I’ve been railing against the bland standard that is Nashville’s current guitar-and-drum template for a while now, so the production here manages to feel old-school and fresh at the same time. Much like Super Smash Bros. Ultimate, everyone is here: The fiddle (which has been getting a lot more screen time in Brown’s releases lately), the steel guitar, the twinkling piano, the electric guitars with that distinct mid-90s tone, the drum set, the extended instrumental outro, Kix Brooks & Ronnie Dunn, etc. The more-modern elements are here as well, and are blended with the neotraditional elements with mixed results: The drum machine that helps open the track and covers the first few verses is unobtrusive and fits in well, but the hard-edge rock guitars are wayyyyyyy too loud in the mix and drown everything else out when they’re cranked up on the chorus. Still, I’d say this arrangement hits more often than it misses, bringing an intensity and an energy that amplifies the narrator’s feelings towards their two true loves, while also creating a fun vibe that makes the whole thing down go easy. Outside of the Knights, the only example of a sound like this in recent memory is Thanos’s “When It Rains It Pours,” which helps this track stand out from its peers and draw in listeners. It’s a mix that’s both retro and radio-friendly, and with summer on the way, I expect it to be a potent combination of the airwaves.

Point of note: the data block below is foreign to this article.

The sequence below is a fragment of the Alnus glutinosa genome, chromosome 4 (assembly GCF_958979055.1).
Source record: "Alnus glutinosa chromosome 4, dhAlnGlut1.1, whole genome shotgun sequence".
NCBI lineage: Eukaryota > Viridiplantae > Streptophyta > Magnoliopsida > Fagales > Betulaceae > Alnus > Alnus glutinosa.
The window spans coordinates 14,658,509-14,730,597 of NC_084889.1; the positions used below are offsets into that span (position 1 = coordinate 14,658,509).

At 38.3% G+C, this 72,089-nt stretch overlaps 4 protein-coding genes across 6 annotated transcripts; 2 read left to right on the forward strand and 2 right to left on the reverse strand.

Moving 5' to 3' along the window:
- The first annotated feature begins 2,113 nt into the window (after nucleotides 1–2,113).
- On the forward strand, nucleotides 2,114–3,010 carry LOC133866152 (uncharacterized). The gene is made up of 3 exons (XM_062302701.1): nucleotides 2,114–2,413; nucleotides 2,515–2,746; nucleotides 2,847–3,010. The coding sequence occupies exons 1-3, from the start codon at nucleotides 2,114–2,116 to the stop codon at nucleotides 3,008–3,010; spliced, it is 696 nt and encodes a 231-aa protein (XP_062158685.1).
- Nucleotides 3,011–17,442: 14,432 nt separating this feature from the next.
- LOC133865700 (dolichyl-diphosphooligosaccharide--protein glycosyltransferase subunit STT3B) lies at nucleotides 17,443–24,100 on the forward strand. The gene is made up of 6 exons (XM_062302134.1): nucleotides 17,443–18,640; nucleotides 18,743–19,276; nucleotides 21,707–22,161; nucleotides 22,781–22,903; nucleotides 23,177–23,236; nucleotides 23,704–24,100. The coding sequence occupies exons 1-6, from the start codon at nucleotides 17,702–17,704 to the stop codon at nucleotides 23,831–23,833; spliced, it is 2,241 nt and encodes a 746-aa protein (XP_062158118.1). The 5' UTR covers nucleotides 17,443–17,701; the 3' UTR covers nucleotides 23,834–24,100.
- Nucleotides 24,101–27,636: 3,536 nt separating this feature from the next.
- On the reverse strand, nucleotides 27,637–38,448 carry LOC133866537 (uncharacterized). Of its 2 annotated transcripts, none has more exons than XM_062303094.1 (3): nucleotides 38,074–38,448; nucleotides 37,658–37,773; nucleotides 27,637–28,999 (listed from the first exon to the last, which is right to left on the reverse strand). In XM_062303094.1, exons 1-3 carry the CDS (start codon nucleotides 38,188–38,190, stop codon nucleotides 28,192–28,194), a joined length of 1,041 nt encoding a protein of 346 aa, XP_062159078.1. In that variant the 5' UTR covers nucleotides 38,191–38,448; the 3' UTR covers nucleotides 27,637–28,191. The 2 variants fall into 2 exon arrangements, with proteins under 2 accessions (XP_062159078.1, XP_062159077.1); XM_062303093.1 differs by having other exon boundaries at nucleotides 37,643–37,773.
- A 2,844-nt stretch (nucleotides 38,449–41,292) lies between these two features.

As far as Brown’s vocal talent, if this song can’t convince you that’s he’s a above-average artist, then I don’t know what will. This is not an easy song to pull off, as it requires a) the flow to quickly blast through the verses while still putting some feeling behind the words, and b) the range to go deep on the verses and then climb the ladder on the choruses without losing your vocal tone. Brown passes both tests with flying colors, showing off both the deeper voice that drew listeners to him in the first place and a smooth flow that lets him breeze through the verses without braking a sweat. He’s been a bit inconsistent on love songs up to this point (“Good As You” was kinda-sorta okay, “Worship You” not so much), so I think leaning into the fun here rather than the romance was the right call, and there’s a real enthusiasm to Brown’s delivery here that leads you to believe he’s as big a fan as he claims. (Brooks and Dunn are limited to one line apiece, but they still sound good, and it’s nice to see the song go beyond the usual name-drops to actually include some of the people they talk about.) Overall, this is a solid performance that helps extend the song’s good vibes, and hopefully it will push people past Brown’s previously polarizing performances and convince them to give him the respect he deserves.